In 2020, twenty years later, I found myself at another crossroads, and this time the challenge was to bring psychology and Catholicism together in the online universe in a way that could transform lives without psychotherapy by harnessing the power of a Catholic community.   Zoom, a networking platform and Internal Family Systems came together to make the seemingly impossible possible.  Because of COVID-19, my Catholic interpersonal process group had been meeting online quite effectively.  People were adapting to remote communication technology at a much faster rate.  As stress levels increased with the pandemic there was a huge need to shore up the natural foundation for the spiritual life.  The CCCD podcast I was doing to help Catholics through the pandemic was gaining a following – and the idea came to launch the RCCD community.  Internal Family Systems provides ways for non-therapists to be able to reach out powerfully and effectively to others in community in an attuned way.  IFS also provides an abundance of non-therapy ways of going inside and connecting inwardly.  And the path became clear – let’s bring those helpful ways of connecting inwardly and outwardly to committed Catholics who want to be integrated, and who want to be loved and to love others.  Let’s make a place where people can practice carrying out the Two Great Commandments, a living training ground to learn to be loved by ourselves and other and to love ourselves and others.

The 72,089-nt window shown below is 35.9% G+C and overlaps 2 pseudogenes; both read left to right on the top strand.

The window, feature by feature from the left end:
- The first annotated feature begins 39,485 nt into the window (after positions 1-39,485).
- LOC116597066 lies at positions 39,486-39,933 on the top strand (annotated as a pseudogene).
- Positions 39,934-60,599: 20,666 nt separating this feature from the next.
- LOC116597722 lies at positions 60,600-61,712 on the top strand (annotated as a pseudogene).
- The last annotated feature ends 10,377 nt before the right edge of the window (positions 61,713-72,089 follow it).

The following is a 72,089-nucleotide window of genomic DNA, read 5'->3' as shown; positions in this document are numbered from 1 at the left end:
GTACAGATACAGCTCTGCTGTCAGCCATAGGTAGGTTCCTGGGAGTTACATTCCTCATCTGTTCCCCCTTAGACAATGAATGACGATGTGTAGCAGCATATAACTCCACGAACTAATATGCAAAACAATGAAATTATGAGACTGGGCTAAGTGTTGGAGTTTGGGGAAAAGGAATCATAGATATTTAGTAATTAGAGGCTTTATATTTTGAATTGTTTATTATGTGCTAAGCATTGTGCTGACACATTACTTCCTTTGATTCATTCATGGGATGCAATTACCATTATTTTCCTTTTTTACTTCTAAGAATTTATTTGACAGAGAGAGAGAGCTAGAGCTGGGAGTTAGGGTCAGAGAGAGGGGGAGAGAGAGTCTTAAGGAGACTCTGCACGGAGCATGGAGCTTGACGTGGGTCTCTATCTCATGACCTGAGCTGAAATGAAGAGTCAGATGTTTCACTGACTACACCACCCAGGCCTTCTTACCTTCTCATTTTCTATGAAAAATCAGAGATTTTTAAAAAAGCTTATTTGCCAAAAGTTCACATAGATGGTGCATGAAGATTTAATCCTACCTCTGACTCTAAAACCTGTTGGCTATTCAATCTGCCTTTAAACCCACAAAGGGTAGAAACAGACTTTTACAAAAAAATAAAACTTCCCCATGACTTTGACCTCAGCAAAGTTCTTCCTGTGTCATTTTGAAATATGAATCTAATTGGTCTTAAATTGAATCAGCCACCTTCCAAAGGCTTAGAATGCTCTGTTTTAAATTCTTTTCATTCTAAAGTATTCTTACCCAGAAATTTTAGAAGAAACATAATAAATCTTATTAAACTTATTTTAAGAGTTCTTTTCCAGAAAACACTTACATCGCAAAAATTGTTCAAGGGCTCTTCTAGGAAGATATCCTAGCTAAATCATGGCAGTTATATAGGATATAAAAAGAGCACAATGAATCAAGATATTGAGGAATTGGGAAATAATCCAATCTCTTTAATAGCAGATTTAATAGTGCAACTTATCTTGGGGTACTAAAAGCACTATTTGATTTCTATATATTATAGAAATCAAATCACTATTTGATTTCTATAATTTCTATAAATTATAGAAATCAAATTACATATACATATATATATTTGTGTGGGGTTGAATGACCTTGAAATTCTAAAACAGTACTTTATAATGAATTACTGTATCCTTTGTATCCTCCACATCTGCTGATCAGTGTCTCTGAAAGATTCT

1. Review of the IFS model of a person
     
    1. Self:  The core of the person, the center of the person.  This is who we sense ourselves to be in our best moments, and when our self is free, and unblended with any of our parts, it governs our whole being as an active, compassionate leader.  
      1. We want to be recollected, we want the self governing all of our parts
      2. Like the conductor -- leading the musicians in an orchestra
      3. Like the captain -- leading and governing all the sailors on a ship.  
      4. When we are recollected, in self, 8 C's
         
        1. Calm
      5.  
        1. Curiousity
      6.  
        1. Compassion
      7.  
        1. Confidence
      8.  
        1. Courage
      9.  
        1. Clarity
      10.  
        1. Connectedness
      11.  
        1. Creativity
      12.  
        1. Kindness
      13.  

    1. Parts:  Separate, independently operating personalities within us, each with own unique prominent needs, roles in our lives, emotions, body sensations, guiding beliefs and assumptions, typical thoughts, intentions, desires, attitudes, impulses, interpersonal style, and world view.  Each part also has an image of God and also its own approach to sexuality.  Robert Falconer calls them insiders.